Set in the stunning landscape of North Wales just after D-Day, Peter Ho Davies’s profoundly moving first novel traces the intersection of disparate lives in wartime. When a POW camp is established near her village, seventeen-year-old barmaid Esther Evans finds herself strangely drawn to the camp and its forlorn captives. She is exploring the camp boundary when the astonishing occurs: Karsten, a young German corporal, calls out to her from behind the fence. From that moment on, the two foster a secret relationship that will ultimately put them both at risk. Meanwhile, another foreigner, the German-Jewish interrogator Rotherham, travels to Wales to investigate Britain's most notorious Nazi prisoner, Rudolf Hess. In this richly drawn and thought-provoking work, all will come to question where they belong and where their loyalties lie.
About the Author
PETER HO DAVIES is on the faculty of the graduate program in creative writing at the University of Michigan. His debut collection, The Ugliest House in the World, won the John Llewellyn Rhys and PEN/Macmillan awards in Britain. His second collection, Equal Love, was hailed by the New York Times Book Review for its “stories as deep and clear as myth.” It was a finalist for the Los Angeles Times Book Prize and a New York Times Notable Book. In 2003 Davies was named among the “Best of Young British Novelists” by Granta. The Welsh Girl was his first novel and his second, The Fortunes, was published in September 2016. The son of a Welsh father and Chinese mother, Davies was raised in England and spent his summers in Wales.
“Beautifully conjures a place and its people, in an extraordinary time . . . a rare gem.”—Claire Messud
“A beautiful, ambitious novel that takes the reader into the most personal corner of war. It is emotionally resonant and perfectly rendered.”—Ann Patchett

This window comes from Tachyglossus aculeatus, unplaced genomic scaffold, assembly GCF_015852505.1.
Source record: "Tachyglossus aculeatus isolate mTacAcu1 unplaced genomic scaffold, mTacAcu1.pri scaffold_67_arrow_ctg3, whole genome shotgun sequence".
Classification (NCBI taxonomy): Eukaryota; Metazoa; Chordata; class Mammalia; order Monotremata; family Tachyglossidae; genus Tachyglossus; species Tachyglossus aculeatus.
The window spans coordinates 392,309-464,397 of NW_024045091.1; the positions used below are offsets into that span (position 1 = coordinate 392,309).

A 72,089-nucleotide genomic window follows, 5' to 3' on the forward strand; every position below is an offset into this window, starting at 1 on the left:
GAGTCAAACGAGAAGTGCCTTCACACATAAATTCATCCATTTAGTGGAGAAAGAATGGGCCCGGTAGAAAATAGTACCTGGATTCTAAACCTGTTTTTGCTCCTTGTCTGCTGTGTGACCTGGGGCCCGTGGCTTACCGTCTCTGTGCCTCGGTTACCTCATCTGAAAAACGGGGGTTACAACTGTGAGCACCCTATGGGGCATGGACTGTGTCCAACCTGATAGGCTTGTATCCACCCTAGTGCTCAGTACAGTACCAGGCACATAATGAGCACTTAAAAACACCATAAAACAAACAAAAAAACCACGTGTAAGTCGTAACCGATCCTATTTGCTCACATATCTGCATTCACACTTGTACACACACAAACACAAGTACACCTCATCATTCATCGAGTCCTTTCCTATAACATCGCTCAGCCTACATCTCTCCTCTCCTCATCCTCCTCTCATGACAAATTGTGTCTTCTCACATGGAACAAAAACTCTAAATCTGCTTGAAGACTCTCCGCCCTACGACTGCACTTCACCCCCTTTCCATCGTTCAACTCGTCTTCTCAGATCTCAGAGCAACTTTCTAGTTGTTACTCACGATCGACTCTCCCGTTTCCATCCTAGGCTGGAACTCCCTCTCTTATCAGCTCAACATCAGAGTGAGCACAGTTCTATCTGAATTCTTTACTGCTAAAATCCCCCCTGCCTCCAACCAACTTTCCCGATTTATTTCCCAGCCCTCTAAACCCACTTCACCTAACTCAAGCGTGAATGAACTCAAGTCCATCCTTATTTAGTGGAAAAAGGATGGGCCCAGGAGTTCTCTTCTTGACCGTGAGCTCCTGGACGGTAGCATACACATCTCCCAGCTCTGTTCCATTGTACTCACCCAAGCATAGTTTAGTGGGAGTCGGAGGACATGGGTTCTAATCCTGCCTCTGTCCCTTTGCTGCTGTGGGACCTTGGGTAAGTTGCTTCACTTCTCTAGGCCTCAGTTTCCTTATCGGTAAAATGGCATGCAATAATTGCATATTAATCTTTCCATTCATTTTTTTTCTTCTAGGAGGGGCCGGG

"A memorable writer of sinewy intelligence and rare grace." -- David Mitchell
“An ambitious, layered meditation on what it means to be from a particular place . . . Ideas do more than gird the novel’s absorbing world; they animate it. Davies’s achievement is significant.” -- Jennifer Egan The New York Times Book Review
“If you loved The English Patient, there’s probably a place in your heart for The Welsh Girl . . .evocative.” USA Today
"Peter Ho Davies, whose short stories over the past decade have demonstrated his quicksilver brilliance with the material of ordinary lives, has at last taken the plunge and produced a novel. Sentence by sentence, character by character, scene by scene, it's one of the best of the winter so far." -- Alan Cheuse The Chicago Tribune
“Davies’s characters are marvelously nuanced.” The Los Angeles Times
“Davies appears to be able to inhabit anyone.” Newsday
“Resonates with an authenticity that had to be earned . . . The specifics of Esther’s world . .. grant the novel a moody authority reminiscent of another age.” --Gail Caldwell Boston Globe
" Davies employs an elegant, cinematic prose . . .This is a deeply felt, deeply imagined novel, and its characters remain a presence after the book is closed in the way that one walks off from an opera, still hearing the melodies." -- Stuart Dybek
"[A] beautifully written story of life and love on the outskirts of war. . . This first novel by Davies. . . has been anticipated - and with its wonderfully drawn characters, it has been worth the wait." Booklist, ALA, Starred Review
"In this skilled, beautifully empathic novel, the intersection of English troops, German POWs, and Welsh families with their flocks yields surprising insights into what it means to have a territory. Peter Ho Davies is a wonderful writer." -- Andrea Barrett